I found it difficult to start navigating through the book to find the cut off points because none of the chapters were numbered and there was not any table of contents. I am sure that this might be just an issue with the proof and will be taken care of prior to publication.

On page one, I especially liked the peek inside what were really Kim's likes and dislikes versus how family members chose to interpret or misinterpret them. We learn that "She did not hate the town, as years later, her sister would tell one lover. Not Kim, the good daughter. She loved the lake, how on a clear day you could see all the way to Canada from the bluffs. She loved the river, winding hidden in its mossy gorge of shale down to the harbor. She even loved the slumping Victorian mansions along Grandview her father was always trying to sell, and the sandstone churches downtown and the stainless steel diner across from the post office. She was just eighteen." I think one impression that I already have is that Stewart O'Nan is probably the best writer that we have had the privilege of reading during our First Looks. I like very much his imagery and style.

I found it interesting in a way, the impression the parents had of J.P. In fact, it sort of showed how driven by image and superficial impressions they were. O'Nan points out, "If anything, she was a bad influence on him, but all they saw was the loser who might ruin her future." Kim's parents obviously saw only what they wanted to see and were very blind to reality about themselves and their daughters.

I loved what could have been the family motto: "All a realtor has is his good name."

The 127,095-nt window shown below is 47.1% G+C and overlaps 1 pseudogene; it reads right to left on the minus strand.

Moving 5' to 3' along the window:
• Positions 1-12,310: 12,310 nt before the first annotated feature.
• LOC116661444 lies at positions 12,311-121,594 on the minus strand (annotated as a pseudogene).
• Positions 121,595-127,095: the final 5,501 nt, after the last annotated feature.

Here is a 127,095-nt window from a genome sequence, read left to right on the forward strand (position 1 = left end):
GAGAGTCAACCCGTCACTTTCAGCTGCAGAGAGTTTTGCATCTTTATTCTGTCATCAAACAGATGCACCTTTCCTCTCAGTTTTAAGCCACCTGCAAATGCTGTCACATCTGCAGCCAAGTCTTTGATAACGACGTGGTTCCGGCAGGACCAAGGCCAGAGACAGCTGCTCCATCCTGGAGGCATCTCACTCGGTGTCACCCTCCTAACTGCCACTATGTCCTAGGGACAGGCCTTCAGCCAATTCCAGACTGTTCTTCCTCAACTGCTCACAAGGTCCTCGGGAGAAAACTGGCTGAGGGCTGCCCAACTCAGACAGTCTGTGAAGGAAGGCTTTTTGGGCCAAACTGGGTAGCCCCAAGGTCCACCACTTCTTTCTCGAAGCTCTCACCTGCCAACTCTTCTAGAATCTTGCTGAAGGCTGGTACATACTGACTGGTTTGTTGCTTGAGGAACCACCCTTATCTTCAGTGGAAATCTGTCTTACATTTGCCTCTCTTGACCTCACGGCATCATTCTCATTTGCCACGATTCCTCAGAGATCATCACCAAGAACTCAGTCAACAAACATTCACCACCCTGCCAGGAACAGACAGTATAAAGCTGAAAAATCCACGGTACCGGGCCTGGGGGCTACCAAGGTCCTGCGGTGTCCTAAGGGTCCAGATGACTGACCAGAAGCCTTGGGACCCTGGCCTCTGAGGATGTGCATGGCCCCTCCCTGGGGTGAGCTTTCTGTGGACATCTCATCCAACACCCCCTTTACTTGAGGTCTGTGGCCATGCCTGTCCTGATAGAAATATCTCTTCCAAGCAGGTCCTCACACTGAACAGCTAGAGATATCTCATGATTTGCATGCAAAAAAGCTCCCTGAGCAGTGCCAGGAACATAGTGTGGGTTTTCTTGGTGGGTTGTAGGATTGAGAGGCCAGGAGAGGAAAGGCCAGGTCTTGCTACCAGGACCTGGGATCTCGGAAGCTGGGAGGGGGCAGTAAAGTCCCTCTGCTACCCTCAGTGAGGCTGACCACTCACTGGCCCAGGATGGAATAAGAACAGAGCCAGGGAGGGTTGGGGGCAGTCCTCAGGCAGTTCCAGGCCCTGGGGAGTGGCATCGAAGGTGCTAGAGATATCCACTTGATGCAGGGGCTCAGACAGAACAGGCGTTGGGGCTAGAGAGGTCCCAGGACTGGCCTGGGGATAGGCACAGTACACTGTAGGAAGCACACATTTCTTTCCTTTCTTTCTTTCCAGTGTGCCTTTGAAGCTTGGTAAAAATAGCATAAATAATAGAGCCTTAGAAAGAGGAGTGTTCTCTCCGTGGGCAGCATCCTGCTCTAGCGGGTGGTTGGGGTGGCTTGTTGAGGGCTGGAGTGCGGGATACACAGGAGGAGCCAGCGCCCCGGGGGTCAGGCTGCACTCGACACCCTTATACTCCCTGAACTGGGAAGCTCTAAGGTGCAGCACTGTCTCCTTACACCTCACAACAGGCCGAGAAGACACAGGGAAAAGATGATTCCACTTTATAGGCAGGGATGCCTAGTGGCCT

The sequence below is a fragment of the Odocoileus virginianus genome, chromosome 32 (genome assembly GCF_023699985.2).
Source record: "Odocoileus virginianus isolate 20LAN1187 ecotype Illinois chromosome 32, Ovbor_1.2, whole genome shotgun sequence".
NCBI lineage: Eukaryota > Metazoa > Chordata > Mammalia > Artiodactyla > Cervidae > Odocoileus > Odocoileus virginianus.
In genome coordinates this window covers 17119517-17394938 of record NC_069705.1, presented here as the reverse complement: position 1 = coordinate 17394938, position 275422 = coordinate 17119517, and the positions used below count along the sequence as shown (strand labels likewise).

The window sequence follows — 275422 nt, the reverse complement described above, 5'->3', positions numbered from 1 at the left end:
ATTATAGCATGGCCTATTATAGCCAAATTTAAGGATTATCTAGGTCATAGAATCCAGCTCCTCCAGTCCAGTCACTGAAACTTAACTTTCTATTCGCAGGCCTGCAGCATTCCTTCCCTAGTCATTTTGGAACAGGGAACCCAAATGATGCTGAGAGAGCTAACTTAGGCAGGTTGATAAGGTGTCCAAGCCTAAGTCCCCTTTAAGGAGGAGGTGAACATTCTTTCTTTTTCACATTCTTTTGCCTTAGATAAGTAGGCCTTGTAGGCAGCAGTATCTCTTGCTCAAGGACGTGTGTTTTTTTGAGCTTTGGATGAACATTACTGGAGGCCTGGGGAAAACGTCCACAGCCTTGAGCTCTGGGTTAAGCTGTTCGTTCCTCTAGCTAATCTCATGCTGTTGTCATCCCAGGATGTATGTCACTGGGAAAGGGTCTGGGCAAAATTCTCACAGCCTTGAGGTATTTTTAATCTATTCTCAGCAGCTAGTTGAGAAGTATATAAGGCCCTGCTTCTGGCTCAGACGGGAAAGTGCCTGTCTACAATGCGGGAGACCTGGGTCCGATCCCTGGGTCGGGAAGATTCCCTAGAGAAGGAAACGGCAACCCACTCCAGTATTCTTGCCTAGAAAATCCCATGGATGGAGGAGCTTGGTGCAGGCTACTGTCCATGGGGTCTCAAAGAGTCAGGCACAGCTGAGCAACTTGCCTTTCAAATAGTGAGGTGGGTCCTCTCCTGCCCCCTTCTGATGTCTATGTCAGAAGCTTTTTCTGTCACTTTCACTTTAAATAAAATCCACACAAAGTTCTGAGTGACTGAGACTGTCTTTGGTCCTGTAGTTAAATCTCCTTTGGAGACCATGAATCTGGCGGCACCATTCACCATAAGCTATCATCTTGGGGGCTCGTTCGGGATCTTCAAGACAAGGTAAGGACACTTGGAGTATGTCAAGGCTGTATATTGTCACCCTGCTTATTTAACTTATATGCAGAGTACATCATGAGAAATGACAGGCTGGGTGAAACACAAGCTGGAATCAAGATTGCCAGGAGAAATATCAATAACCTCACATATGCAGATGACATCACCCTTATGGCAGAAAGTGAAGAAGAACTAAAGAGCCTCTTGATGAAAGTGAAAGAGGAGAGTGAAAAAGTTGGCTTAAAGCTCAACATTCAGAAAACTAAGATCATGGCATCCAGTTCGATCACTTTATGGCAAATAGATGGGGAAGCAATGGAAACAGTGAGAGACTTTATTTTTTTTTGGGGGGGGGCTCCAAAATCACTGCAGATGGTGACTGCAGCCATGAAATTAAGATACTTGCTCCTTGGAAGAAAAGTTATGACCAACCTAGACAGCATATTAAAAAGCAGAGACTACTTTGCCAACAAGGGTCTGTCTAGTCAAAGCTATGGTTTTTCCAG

Eerily the chapter ends and the reader realizes that it is Kim who is missing and gone most likely forever. It would appear that she had gotten home safely. My questions were: did someone intrude the home, watch and follow her home, did she have her top on when she got out of the car and came into the house, did someone follow her in while she was changing, did she change and then take off for work and get waylaid. When in the forty five minutes from the time she left and got home was she abducted? It pretty much had to happen in that small amount of time because Nina made it back and to work in about 32 minutes and called Kim at about quarter past three and did not get an answer. Kim had to have met trouble by then. By the time her family called the police a long 18 hours had past.

You always hear when children are abducted how the first few hours are the crucial ones if they are to be found alive. Chapter One ends ominously.
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Quilter1
Posts: 3
Registered: ‎04-08-2008
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Re: Early Chapters